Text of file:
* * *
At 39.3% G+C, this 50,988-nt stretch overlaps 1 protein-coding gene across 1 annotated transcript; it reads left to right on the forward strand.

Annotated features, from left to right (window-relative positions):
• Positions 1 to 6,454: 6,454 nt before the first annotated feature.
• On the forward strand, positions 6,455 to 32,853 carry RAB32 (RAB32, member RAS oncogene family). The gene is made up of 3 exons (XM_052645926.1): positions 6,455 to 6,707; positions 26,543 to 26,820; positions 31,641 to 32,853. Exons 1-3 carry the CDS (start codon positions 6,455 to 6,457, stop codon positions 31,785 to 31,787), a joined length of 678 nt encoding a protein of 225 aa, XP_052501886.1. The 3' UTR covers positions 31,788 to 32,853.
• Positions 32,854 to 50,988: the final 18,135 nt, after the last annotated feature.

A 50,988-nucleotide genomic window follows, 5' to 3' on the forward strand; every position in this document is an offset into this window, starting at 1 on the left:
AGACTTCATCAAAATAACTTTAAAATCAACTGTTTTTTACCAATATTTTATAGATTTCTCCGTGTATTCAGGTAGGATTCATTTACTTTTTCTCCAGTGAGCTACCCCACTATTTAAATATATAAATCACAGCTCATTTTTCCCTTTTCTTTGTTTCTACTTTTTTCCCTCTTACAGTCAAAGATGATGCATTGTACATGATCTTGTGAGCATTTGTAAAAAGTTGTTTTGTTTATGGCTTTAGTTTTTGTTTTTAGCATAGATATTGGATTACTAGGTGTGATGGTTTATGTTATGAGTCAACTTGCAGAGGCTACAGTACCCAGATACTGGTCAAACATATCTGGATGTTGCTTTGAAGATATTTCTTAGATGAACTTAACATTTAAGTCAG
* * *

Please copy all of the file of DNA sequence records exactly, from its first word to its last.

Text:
At 39.3% G+C, this 50,988-nt stretch overlaps 1 protein-coding gene across 1 annotated transcript; it reads left to right on the forward strand.

Annotated features, from left to right (window-relative positions):
• Positions 1 to 6,454: 6,454 nt before the first annotated feature.
• On the forward strand, positions 6,455 to 32,853 carry RAB32 (RAB32, member RAS oncogene family). The gene is made up of 3 exons (XM_052645926.1): positions 6,455 to 6,707; positions 26,543 to 26,820; positions 31,641 to 32,853. Exons 1-3 carry the CDS (start codon positions 6,455 to 6,457, stop codon positions 31,785 to 31,787), a joined length of 678 nt encoding a protein of 225 aa, XP_052501886.1. The 3' UTR covers positions 31,788 to 32,853.
• Positions 32,854 to 50,988: the final 18,135 nt, after the last annotated feature.

A 50,988-nucleotide genomic window follows, 5' to 3' on the forward strand; every position in this document is an offset into this window, starting at 1 on the left:
AGACTTCATCAAAATAACTTTAAAATCAACTGTTTTTTACCAATATTTTATAGATTTCTCCGTGTATTCAGGTAGGATTCATTTACTTTTTCTCCAGTGAGCTACCCCACTATTTAAATATATAAATCACAGCTCATTTTTCCCTTTTCTTTGTTTCTACTTTTTTCCCTCTTACAGTCAAAGATGATGCATTGTACATGATCTTGTGAGCATTTGTAAAAAGTTGTTTTGTTTATGGCTTTAGTTTTTGTTTTTAGCATAGATATTGGATTACTAGGTGTGATGGTTTATGTTATGAGTCAACTTGCAGAGGCTACAGTACCCAGATACTGGTCAAACATATCTGGATGTTGCTTTGAAGATATTTCTTAGATGAACTTAACATTTAAGTCAG